Yesterday, FBI Director James Comey declared that “no reasonable prosecutor” would pursue a criminal case against Hillary Clinton for mishandling classified information under 18 USC 793. The FBI investigation found “evidence of potential violations,” but Comey suggested that a lack of “intent” would hamper a successful prosecution — even though 793(f) specifically makes “gross negligence” the bar for a felony prosecution. Absent “intentional or willful” mishandling, “vast quantities” of materials, or “efforts to obstruct justice,” Comey insists, no prosecutor would take the case.
That’s news to Derrick Hogan. Hogan represents Kristian Saucier, a Navy sailor being prosecuted for violations under 18 USC 793. I spoke with Hogan yesterday after Comey’s announcement for my column at The Week, and Hogan challenged Comey’s assertion of a lack of prosecutorial willpower in these cases. There was no functional difference between what Hillary did and what the Department of Justice prosecuted his client for doing, Hogan told me:
Consider the extant case of Kristian Saucier, a sailor who unwisely decided to use his cellphone to take a few photographic mementos of his tour of duty on board a submarine. The photographs allegedly include classified systems within the ship. Saucier is not accused of transmitting the photographs, unsecurely or otherwise. Saucier’s case didn’t involve “vast quantities of materials,” exposed or not. Nevertheless, Saucier has been charged under 18 USC 793 (e), and has accepted responsibility for those violations in an agreement with prosecutors.
Saucier did attempt to render his storage of the photographs unusable and inaccessible after suspicion arose. However, there seems to be little difference between Saucier’s attempts and the efforts by Clinton’s team to “wipe” her server rather than submit it to the State Department when requested — actually, a number of servers, as Comey pointed out. If Saucier’s actions amount to obstructing justice, then shouldn’t Clinton’s?
“Clearly, a double standard [exists],” Saucier’s attorney Derrick Hogan told me hours after Comey’s statement. “To me, there’s really nothing that Mrs. Clinton did that was any different than what Mr. Saucier did.” Saucier currently faces 63 to 78 months in prison for the 793(e) violations.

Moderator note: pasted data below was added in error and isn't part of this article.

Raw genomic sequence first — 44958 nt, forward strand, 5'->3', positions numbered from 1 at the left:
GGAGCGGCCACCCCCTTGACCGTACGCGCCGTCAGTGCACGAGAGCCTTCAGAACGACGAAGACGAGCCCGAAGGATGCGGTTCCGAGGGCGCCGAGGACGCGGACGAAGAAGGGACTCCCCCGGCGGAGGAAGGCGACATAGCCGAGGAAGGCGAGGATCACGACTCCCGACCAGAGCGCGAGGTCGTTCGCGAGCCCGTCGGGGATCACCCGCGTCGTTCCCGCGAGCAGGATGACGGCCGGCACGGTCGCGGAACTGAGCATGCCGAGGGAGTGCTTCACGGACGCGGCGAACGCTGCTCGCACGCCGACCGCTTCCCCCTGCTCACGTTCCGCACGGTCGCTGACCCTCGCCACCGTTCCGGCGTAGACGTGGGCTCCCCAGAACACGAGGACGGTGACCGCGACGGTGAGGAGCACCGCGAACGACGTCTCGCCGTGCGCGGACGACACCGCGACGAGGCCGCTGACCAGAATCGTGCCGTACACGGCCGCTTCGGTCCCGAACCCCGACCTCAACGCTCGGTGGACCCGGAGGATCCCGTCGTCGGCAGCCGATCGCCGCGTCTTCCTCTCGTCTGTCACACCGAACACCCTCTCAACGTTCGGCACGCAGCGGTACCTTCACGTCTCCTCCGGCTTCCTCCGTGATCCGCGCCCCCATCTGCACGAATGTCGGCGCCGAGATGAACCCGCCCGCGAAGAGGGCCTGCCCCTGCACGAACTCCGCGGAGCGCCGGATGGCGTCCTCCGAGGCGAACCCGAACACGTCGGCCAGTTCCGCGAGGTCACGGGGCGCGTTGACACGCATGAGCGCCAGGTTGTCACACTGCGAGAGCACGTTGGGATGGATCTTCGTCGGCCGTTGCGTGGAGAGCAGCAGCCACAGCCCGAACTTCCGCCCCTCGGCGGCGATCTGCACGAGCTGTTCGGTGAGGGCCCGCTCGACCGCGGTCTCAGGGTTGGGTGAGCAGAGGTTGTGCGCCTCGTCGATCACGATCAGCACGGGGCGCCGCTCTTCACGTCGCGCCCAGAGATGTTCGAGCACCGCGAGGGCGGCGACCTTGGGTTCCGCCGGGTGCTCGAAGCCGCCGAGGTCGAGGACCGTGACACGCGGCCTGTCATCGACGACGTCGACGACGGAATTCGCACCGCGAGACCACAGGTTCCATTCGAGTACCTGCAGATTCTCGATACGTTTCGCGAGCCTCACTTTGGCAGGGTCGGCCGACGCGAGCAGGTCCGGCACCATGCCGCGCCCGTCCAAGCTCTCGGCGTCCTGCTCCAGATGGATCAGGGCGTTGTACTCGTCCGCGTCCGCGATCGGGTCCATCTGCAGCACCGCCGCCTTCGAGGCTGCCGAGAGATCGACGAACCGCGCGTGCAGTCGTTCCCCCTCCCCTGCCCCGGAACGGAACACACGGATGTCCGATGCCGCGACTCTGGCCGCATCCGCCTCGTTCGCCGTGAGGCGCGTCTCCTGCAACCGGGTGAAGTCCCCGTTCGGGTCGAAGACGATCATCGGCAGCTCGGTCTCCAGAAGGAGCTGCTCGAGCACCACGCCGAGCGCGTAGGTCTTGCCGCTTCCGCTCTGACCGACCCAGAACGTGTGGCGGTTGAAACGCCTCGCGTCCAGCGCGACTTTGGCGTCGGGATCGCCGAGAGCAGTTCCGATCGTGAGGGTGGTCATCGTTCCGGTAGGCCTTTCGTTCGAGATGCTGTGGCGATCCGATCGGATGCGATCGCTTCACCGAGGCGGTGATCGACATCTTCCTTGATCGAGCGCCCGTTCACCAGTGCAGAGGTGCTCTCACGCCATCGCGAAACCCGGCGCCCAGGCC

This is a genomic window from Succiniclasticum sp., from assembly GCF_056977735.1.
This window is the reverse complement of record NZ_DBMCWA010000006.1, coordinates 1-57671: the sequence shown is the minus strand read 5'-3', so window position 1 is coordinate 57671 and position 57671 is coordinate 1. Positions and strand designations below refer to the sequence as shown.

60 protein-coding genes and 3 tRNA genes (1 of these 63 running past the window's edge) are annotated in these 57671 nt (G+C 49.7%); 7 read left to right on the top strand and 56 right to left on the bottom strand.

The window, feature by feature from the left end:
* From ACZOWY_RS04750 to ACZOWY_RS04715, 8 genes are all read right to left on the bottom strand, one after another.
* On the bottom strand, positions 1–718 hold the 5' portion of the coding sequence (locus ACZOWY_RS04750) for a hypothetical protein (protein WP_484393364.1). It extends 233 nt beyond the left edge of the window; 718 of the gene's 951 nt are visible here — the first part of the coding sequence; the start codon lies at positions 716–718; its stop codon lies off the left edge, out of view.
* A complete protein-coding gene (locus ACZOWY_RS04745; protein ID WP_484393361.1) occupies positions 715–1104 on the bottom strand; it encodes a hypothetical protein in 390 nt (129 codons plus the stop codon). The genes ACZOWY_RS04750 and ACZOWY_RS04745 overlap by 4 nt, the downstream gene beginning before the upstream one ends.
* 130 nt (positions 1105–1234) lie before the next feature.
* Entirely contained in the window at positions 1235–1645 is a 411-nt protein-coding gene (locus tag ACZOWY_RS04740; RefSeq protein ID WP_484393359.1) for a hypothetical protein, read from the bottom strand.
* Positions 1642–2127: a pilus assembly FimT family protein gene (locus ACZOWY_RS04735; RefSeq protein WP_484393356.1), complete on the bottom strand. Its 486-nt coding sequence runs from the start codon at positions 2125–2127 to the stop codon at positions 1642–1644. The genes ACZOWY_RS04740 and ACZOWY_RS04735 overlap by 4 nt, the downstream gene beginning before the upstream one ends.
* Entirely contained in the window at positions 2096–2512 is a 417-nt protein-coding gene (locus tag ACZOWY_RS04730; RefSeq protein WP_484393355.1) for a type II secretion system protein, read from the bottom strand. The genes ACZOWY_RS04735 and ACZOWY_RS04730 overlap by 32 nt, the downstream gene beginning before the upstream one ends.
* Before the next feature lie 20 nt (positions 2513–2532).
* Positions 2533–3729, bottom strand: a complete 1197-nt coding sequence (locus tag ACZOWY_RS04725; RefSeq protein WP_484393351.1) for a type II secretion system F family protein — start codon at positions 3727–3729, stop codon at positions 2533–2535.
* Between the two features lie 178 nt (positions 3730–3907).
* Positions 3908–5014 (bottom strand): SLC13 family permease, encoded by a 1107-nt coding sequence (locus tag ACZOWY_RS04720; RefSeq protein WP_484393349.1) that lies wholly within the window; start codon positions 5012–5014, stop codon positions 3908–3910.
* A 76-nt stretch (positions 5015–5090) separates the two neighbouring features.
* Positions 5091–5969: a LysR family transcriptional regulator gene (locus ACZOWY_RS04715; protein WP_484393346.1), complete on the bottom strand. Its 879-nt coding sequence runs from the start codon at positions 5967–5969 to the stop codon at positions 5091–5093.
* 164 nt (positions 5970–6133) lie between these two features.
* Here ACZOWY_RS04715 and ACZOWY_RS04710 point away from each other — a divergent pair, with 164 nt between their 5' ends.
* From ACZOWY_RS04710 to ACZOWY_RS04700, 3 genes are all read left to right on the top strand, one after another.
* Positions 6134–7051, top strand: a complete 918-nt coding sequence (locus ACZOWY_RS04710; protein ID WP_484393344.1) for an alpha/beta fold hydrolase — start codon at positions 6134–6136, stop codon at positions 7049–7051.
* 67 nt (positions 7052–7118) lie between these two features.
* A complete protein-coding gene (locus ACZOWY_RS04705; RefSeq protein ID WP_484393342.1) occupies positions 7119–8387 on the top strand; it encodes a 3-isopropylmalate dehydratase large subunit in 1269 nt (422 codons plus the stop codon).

It’s worth noting, too, that Saucier is still an active-duty sailor. The Department of Defense could have handled this case within its own chain of command, especially since Saucier has taken responsibility for the violations. Instead, the DoJ has pursued this case — a rather remarkable rebuttal to Comey’s inexplicable surrender.
It’s not the only case, either. Bryan Nishamura, a Navy reservist, got convicted of mishandling classified information that he downloaded to his own devices and retained. Despite never having attempted to transmit them, the DoJ got its conviction on a misdemeanor count, resulting in a fine and probation for Nishamura.
Rudy Giuliani continued his criticism of Comey this morning on Fox & Friends by saying he can recall at least eight prosecutions under 18 USC 793 off the top of his head:
"As Jim Comey's boss for two or three years, I was very disappointed in him." -Rudy Giulianihttps://t.co/17HBfm7fq0
— FOX & friends (@foxandfriends) July 6, 2016
The lesson of this decision is clear, I conclude in my column — some folks are just more equal than others:
Nishimura now has a criminal record and cannot get access to classified material for the rest of his life. Saucier faces several years in prison for his personal photographs. Clinton, for her attempts to bypass the Federal Records Act, FOIA actions, and Congressional oversight, faces the real possibility of holding the highest and most powerful elective office in the world.
The only conclusion to draw from this dichotomy is that some Americans are just too big to indict.
Or too big to fail … and to jail.